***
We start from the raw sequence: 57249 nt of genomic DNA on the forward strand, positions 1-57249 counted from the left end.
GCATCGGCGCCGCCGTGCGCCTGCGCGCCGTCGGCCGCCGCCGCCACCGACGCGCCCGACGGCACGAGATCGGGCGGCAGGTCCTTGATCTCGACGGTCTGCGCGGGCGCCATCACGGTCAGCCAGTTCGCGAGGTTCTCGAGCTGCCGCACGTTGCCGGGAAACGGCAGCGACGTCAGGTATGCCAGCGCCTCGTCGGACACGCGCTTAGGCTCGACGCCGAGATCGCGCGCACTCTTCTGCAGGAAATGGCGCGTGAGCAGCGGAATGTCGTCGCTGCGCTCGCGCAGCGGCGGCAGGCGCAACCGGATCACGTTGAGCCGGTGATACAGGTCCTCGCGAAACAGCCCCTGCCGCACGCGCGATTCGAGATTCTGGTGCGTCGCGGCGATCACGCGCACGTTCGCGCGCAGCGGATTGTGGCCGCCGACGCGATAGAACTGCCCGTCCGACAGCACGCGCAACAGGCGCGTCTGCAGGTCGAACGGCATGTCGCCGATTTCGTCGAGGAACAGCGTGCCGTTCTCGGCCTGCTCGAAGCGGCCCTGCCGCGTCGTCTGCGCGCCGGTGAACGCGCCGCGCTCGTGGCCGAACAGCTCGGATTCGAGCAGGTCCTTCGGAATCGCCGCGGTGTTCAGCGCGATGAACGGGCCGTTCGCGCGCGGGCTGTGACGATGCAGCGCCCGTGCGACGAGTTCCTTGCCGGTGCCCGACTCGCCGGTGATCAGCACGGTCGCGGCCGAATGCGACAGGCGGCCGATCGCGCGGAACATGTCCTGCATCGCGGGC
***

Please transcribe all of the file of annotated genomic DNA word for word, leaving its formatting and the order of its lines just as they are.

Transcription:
We start from the raw sequence: 57249 nt of genomic DNA on the forward strand, positions 1-57249 counted from the left end.
GCATCGGCGCCGCCGTGCGCCTGCGCGCCGTCGGCCGCCGCCGCCACCGACGCGCCCGACGGCACGAGATCGGGCGGCAGGTCCTTGATCTCGACGGTCTGCGCGGGCGCCATCACGGTCAGCCAGTTCGCGAGGTTCTCGAGCTGCCGCACGTTGCCGGGAAACGGCAGCGACGTCAGGTATGCCAGCGCCTCGTCGGACACGCGCTTAGGCTCGACGCCGAGATCGCGCGCACTCTTCTGCAGGAAATGGCGCGTGAGCAGCGGAATGTCGTCGCTGCGCTCGCGCAGCGGCGGCAGGCGCAACCGGATCACGTTGAGCCGGTGATACAGGTCCTCGCGAAACAGCCCCTGCCGCACGCGCGATTCGAGATTCTGGTGCGTCGCGGCGATCACGCGCACGTTCGCGCGCAGCGGATTGTGGCCGCCGACGCGATAGAACTGCCCGTCCGACAGCACGCGCAACAGGCGCGTCTGCAGGTCGAACGGCATGTCGCCGATTTCGTCGAGGAACAGCGTGCCGTTCTCGGCCTGCTCGAAGCGGCCCTGCCGCGTCGTCTGCGCGCCGGTGAACGCGCCGCGCTCGTGGCCGAACAGCTCGGATTCGAGCAGGTCCTTCGGAATCGCCGCGGTGTTCAGCGCGATGAACGGGCCGTTCGCGCGCGGGCTGTGACGATGCAGCGCCCGTGCGACGAGTTCCTTGCCGGTGCCCGACTCGCCGGTGATCAGCACGGTCGCGGCCGAATGCGACAGGCGGCCGATCGCGCGGAACATGTCCTGCATCGCGGGC